We started our cruising early 2006 by sailing directly to Jost van Dyke from Florida. Meanwhile, our friends spent their first season in the Bahamas. We were somewhat perplexed by their blog - waiting out frequent storm systems (high winds & lightning)for 1-1/2 weeks before going anywhere, while in the Virgin Islands we were having excellent weather & could go anywhere we pleased. After 4 years in the Caribbean we did 3 years in the Bahamas & then understood what they had gone through. While I agree with much you said about the Bahamas, we are SO happy to be back in the Virgin Islands. Here is why:
1) Out of the storm systems! Sure, we have some high winds and occasional north swell events, but nothing like we experienced in the Bahamas.
2) Excellent anchorages with plenty of water for our 6 foot draft. No more waiting for high tide to go into a harbor or negotiate a cut.
3) Excellent sailing and snorkeling - and a lot less sharks!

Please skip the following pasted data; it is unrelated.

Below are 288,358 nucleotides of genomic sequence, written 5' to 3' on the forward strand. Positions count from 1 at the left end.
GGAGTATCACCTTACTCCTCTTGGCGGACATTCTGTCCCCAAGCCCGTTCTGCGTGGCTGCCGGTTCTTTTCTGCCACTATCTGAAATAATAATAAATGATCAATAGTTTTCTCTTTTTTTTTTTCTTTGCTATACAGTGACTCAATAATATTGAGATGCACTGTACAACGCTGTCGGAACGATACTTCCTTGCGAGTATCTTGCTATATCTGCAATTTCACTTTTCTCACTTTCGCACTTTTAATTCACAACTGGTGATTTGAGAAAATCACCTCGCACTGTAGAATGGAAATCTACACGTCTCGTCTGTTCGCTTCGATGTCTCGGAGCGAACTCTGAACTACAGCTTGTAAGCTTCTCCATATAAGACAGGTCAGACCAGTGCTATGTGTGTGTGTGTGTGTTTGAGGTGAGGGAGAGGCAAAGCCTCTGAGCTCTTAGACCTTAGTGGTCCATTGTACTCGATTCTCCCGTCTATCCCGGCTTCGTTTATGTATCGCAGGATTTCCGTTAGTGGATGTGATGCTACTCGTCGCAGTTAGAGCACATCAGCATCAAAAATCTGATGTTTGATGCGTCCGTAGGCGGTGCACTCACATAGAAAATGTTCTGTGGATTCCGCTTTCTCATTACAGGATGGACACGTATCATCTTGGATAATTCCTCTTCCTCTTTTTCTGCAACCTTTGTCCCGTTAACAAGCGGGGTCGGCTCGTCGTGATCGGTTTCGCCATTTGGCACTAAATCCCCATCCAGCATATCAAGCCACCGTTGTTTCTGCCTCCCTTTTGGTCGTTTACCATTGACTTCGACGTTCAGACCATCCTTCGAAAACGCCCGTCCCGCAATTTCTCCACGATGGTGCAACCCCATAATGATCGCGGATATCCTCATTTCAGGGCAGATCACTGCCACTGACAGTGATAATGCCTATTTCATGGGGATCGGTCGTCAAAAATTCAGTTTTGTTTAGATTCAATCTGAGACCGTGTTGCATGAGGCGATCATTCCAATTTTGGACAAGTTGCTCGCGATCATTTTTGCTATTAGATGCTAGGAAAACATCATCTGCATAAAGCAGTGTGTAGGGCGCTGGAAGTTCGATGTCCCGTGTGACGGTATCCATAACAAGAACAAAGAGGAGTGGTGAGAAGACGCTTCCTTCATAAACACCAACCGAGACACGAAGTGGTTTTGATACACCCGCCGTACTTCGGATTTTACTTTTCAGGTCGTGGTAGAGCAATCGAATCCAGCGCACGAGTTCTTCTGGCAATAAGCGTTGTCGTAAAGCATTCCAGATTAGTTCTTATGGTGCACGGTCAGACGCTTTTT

4) Good communications. My AT&T works from many places in the BVI & BVI phone rates are getting better all the time. Also, wifi available and better than in the USVI
5) Excellent boat services available & parts can be shipped to you in the USVI.
6) The scenery. Love the water in the Bahamas but the land is so flat and monotonous - we love the hills and with every light change they look different.
7) The whole nautical feel to many of the places in the BVI - especially Nanny Cay. Sailing is still the BOMB there.
Don't get me wrong - Bahamas are beautiful (Rum Cay!) & the people are so wonderful, but for the greatest sailing experience we will vote for the Virgin
Respectfully submitted!

Windtraveler said...

@Megerin - That is awesome! I always welcome other views, particularly from very experienced cruisers who have been there, done that. You are so right about the weather systems - that is definitely a big downside in the Bahamas, and I agree the lack of contour to the land leaves a little to be desired. I am also happy to hear all your high points for the Virgins as we will be heading there in January! Good to know! We cruised the BVI's three separate times but never more than a couple weeks at a time so we're looking forward to spending more time. Perhaps we'll sing a new tune afterwards! Thanks for chiming in.